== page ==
Insects react rapidly to changes in land use and climate because of their generally short life cycles and, in many cases, their dependency on other species. For species which directly depend on one another, a change in one species can have a severe impact on the other.
In order to understand species vulnerability to land use and climate change, the CLIMIT project (CLimate change impacts on Insects and their MITigation) funded by BiodivERsA has assessed the impacts of human-induced changes in climate and habitat on some of Europe’s most specialized and threatened, ant-dependent grassland butterflies.
The main results indicate that when protected area management takes into account the adaptive needs of species, sites can support much bigger populations than usual. Moreover, the restoration and enhancement of patches of degraded ecosystems is an effective long-term tool in conserving the studied insects, as these patches work as stepping stones promoting butterflies' dispersal. The results suggest that in the northern European ranges of the studied insects, altering land management can help address the effects of modest climate warming. Specific conservation measures could then help improve the status of some species by allowing them time to adapt to environmental changes, and to maintain or progress towards favourable conservation status.
The below diagram by the CLIMIT project shows the abundance of the Large Blue butterfly in the UK and reflects the population increase between 2009 and 2012 thanks to the application of an adaptive management approach.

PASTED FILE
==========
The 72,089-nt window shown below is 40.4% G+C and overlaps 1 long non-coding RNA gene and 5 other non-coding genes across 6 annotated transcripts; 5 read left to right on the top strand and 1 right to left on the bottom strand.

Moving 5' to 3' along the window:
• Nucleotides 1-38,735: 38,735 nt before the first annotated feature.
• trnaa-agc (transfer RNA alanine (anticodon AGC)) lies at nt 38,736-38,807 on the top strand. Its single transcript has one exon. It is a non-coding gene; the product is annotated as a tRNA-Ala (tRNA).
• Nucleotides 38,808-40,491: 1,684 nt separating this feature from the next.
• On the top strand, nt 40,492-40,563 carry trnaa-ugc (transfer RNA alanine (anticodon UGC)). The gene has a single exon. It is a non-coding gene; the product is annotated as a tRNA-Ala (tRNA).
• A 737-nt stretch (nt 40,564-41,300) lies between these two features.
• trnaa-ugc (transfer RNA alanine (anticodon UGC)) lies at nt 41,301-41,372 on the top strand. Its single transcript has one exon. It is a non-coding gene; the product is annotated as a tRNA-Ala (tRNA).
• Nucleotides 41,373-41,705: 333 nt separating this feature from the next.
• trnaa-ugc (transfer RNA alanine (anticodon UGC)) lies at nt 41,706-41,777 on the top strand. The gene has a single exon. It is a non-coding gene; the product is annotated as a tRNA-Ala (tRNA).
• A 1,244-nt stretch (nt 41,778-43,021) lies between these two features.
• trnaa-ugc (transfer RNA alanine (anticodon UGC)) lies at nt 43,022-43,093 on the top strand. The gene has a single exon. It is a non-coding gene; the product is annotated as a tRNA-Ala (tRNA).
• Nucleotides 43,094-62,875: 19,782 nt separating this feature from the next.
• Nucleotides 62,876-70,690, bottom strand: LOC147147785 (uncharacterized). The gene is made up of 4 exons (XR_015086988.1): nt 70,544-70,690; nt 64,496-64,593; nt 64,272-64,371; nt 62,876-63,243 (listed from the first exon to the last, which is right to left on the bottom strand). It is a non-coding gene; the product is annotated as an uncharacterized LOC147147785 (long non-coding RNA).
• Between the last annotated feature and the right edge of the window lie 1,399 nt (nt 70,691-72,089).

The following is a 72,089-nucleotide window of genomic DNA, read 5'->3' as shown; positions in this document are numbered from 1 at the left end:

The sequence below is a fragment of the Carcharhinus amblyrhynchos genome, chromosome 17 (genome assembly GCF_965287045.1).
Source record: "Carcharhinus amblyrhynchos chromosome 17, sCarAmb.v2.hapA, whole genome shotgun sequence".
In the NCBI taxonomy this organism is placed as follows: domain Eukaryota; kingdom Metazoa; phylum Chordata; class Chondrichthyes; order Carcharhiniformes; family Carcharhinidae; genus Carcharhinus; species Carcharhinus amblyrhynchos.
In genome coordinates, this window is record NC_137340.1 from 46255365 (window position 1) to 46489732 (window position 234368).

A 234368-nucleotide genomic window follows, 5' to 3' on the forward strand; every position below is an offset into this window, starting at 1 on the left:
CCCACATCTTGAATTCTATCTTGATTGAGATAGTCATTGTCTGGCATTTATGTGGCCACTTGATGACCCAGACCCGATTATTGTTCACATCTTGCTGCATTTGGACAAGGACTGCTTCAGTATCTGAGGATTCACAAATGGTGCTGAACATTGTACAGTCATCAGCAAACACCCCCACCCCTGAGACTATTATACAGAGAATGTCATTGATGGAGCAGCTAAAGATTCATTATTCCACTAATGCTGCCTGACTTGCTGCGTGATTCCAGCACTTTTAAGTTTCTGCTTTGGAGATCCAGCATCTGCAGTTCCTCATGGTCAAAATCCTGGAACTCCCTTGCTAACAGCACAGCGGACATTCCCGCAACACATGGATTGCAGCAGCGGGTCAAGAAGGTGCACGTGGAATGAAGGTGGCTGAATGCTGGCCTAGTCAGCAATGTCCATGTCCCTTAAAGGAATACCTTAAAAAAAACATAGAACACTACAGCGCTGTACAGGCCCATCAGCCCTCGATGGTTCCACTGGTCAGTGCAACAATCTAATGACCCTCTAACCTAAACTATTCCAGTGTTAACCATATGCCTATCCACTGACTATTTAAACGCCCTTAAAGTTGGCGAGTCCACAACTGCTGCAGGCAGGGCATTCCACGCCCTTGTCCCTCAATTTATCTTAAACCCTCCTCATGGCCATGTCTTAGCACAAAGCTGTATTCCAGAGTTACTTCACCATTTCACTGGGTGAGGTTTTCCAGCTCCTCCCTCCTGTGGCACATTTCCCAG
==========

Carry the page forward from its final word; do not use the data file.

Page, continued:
Adaptive management measures can contribute significantly to reaching the targets of the EU Biodiversity Strategy to 2020 and fulfill the obligations in the EU Habitat Directive. It is therefore important that support and guidance on adaptive management is provided to national and local authorities as they implement Natura 2000 management plans. Practical guidance on applying adaptation measures for insects could be provided under the EU Strategy for Adaptation to Climate Change.
Creating and restoring grassland patches enhances insect conservation. This type of landscape approach can be strengthened through the EU Strategy on Green Infrastructure and the 15% ecological restoration target. It is also important for the Common Agricultural Policy to enhance conservation management of non-intensively managed grasslands. Grassland habitats that benefit insect communities should form part of the quantified biodiversity targets to be integrated within national Rural Development Programmes.
Further research and intervention evaluation for adaptive management are also recommended to gain more knowledge on the ecological requirements of insect species.
Read more in the BiodivERsA Policy Brief Managing habitats for land use and climate change adaption. This Policy Brief was produced by IUCN on behalf of BiodivERsA and it is part of a series of briefs - see here.